My Virtual Oresund startup, located in the Oresund region (Copenhagen, Malmo, Lund, Helsingborg) will soft launch our VR platform for Sustainable Cities design and planning next month using the Unreal VR engine. People ask me: What are virtual cities? What is a sustainable city? Why use VR to design sustainable cities? What are the opportunities for me as a designer, developer, consultant or marketing person? Where do you see VR headed in the enterprise? How will VR change the way cities are designed? This article is an initial effort to distill my thoughts and organize our VR Sustainable Cities community, which we have launched at: https://www.facebook.com/VR-Sustainable-Cities-1430285733935881/?ref=bookmarks
What is a virtual city? My Swedish team views it as a mixed reality of 2D, VR and AR (augmented reality) worlds where people can build, explore, learn, shop, and interact with others using smartphones, tablets, PCs and the latest VR/AR tools. Our VR platform will enable people to fly through Copenhagen and Malmo virtually, see existing buildings, shops, harbors and parks, and build their businesses, communities and schools, both real-world and virtual. Over time, VR/AR tools will merge so people can create mixed 2D/3D realities. The virtual cities will be extensions of real cities, just as e-commerce extends brick-and-mortar stores, but they will be immersive.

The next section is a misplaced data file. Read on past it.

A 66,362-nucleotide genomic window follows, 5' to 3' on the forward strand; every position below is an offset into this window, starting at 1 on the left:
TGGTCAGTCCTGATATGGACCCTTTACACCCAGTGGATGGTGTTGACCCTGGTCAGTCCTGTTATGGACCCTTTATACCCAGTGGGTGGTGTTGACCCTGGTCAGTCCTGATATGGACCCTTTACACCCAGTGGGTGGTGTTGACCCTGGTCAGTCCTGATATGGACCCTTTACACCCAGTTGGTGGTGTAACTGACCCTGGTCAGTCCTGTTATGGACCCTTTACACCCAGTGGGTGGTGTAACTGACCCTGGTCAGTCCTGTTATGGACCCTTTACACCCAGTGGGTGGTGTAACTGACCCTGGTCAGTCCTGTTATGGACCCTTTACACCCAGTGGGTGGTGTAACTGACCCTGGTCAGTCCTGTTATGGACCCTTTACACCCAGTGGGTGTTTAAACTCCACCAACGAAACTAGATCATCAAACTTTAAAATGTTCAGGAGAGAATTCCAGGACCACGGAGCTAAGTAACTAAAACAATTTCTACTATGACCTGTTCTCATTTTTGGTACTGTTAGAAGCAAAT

What are Sustainable Cities? A working definition is a city that minimizes energy consumption and carbon emissions by optimizing urban infrastructure systems to reduce reliance on gas-powered systems and increase the use of recycling and electric-powered vehicles and systems. The key metrics would be energy use, carbon emissions, recycling, and electrical use. Overall metrics would include Quality of Life (QoL) indicators, such as educational levels, health, employment, housing affordability, school quality, parks, sense of community, etc. My startup is launching our VR Sustainable Cities platform in the Oresund region because Copenhagen, Malmo and Lund are world leaders in building sustainable cities, so they will be models for other cities. Last fall, India partnered with Sweden to integrate Nordic sustainability into its 100 planned smart cities. http://www.thehindu.com/opinion/columns/indiasweden-tieup-for-smart-urbanisation/article7758010.ece
To measure their effectiveness, sustainable cities will be monitored using Smart Cities technologies, such as sensors, IoT (Internet of Things) devices, smart grids, Big Data and predictive analytics, and other data technologies. Key metrics will be developed for hard infrastructure and QoL. Fortunately, Sustainable Cities and Smart Cities are converging since data analytics will be required to quantify and predict the impacts of Sustainable Cities policies and programs.
Why use VR to design sustainable cities? How will it change how cities are viewed and developed?